Cork-based strength coach to build a gym for 5,500 West Bank refugees

Christmas stockings across Cork could be filled with handmade Palestinian goods imported from the West Bank if one of Cork’s foremost strength and conditioning coaches has his way.

Ainle Ó Cairealláin, founder and managing director of Aclaí strength training facility at Crawford Business Park on Bishop Street in Cork city, was so moved by what he saw on two visits to the Aida refugee camp in the West Bank earlier this year, that he felt he had to take action.

He felt compelled to not only raise awareness at home in Ireland, but also to undertake his most ambitious project to date -- constructing a gym for the 5,500 inhabitants of the camp, just two kilometres from Bethlehem, the biblical birthplace of Jesus.

The Belfast native is hosting a pop-up shop this Sunday that will see imported Palestinian handmade goods sold for the cause.

The former strength and conditioning coach to Cork’s intercounty footballers said the idea came about when visiting the Lajee Centre, an independent grassroots cultural centre that works for the betterment of the residents of the Aida camp.

Part of the mission of the Lajee Centre is to improve the health of the residents of the camp, which has seen high levels of elevated blood pressure, diabetes, and mental health issues among other illnesses.

Aclaí strength and conditioning facility founder Ainle Ó Cairealláin with Salah Abu Ali, the minder and guardian of the oldest olive tree in the world at over 5,000 years, in the village of Al Walaja in the West Bank.

He said: "A project that I discussed with one of the founders of the Lajee Centre while at the camp was the possibility of opening a gym for the people of the camp at the Lajee Centre, and helping them start a self-sufficient health and fitness program for the people of Aida.

“This is going to involve the purchase of equipment, development of a long-term programme, and the training of coaches from Aida that can run the program once the facility has been established.”

He said for a small business in Cork, it will be a massive undertaking.

“We are going to do everything we can to make it happen, and we need your support to do it. The first fundraising event for this project is going to be held at Aclaí on Sunday, December 16 from 11am to 6pm, where we will run a pop-up shop of handmade Palestinian goods that we have imported from the West Bank specifically for the occasion.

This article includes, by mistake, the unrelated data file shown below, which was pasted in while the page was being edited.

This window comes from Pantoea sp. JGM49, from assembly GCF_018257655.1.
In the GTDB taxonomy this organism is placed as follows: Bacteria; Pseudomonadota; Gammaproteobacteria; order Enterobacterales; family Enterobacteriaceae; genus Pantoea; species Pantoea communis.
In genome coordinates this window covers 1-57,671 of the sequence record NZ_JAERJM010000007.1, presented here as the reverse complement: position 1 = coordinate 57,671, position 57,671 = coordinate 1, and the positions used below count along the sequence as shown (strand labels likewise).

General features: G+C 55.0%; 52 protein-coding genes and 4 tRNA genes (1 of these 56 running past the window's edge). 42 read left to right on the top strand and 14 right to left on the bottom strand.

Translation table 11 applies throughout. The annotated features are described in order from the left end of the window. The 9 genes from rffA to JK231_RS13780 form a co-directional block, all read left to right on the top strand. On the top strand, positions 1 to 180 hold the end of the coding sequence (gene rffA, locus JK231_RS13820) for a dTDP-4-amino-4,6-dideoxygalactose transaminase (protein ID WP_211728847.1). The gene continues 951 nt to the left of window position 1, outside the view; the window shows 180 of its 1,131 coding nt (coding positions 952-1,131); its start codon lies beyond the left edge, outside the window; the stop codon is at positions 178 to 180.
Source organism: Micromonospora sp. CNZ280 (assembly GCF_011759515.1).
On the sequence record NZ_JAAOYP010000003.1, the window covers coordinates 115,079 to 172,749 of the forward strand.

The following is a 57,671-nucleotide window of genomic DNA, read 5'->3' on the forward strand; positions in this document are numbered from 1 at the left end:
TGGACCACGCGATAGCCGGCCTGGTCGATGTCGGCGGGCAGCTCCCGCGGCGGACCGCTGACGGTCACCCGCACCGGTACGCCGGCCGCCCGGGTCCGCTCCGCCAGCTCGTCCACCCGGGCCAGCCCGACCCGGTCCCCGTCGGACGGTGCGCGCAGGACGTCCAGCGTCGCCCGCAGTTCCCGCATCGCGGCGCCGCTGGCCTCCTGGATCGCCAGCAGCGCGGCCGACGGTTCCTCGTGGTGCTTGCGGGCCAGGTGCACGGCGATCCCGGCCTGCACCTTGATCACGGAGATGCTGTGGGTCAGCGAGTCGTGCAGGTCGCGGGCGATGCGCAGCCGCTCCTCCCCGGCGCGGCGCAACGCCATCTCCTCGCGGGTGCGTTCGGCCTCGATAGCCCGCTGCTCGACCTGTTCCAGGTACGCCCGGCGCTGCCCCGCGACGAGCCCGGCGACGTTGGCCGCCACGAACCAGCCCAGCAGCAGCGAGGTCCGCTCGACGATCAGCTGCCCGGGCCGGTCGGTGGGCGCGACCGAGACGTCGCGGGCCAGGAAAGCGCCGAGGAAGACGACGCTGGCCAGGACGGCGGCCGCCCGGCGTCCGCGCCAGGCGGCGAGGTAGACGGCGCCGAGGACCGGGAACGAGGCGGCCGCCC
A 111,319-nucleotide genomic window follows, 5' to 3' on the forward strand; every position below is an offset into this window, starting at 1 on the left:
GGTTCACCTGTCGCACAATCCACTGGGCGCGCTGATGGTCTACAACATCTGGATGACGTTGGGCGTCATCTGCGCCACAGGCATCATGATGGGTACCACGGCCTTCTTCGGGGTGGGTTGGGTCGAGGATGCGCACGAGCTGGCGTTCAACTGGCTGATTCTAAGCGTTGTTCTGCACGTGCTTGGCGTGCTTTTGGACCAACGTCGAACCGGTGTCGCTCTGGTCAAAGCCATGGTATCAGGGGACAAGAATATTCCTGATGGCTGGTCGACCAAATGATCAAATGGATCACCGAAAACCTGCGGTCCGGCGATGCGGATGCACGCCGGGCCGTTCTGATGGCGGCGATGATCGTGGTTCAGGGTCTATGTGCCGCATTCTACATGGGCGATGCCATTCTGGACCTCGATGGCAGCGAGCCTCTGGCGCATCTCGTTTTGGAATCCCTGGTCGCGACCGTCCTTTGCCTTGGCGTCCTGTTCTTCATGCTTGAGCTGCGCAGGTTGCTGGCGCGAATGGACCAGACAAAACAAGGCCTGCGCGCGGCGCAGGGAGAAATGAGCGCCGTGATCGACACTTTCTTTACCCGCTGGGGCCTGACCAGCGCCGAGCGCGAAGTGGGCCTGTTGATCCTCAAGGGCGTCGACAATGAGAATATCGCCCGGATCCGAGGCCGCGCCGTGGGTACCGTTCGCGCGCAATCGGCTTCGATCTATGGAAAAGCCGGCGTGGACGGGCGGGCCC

“We have ceramics, wine glasses, scarfs, soaps, t-shirts, embroidery, olive oil, and lots more very unique and beautiful products of Palestine for sale. I personally visited nearly all of the suppliers in August this year and am delighted to be able to have their products on sale at our facility for this one-day-only event.

“By coming along to the event and buying some things on the day, you will be directly helping out the shopkeepers, ceramics workers, the women who made each embroidered item by hand at the Aida refugee camp, the soap makers, olive growers, and also directly contributing to our project of opening a volunteer gym in the Aida camp."

"Come along and help us make this health project happen,” Mr Ó Cairealláin said.

The event takes place at Aclaí in the Crawford Business Park on Bishop Street near St FinBarre’s Cathedral this Saturday between 11am and 6pm.


More in this Section

Oil falls 1.6% on output in US

Goldman Sachs shares surge after profit boost

Calls grow for the Government to tap emergency Brussels funds for Brexit threat

Sterling, shares gain as investors bet UK will delay Brexit


Lifestyle

How to take an active interest in your children’s online lives

Is kindness key to good health?

When it’s the right time to say goodbye?

Tric Kearney: 'Internet shopping and I are finished'

More From The Irish Examiner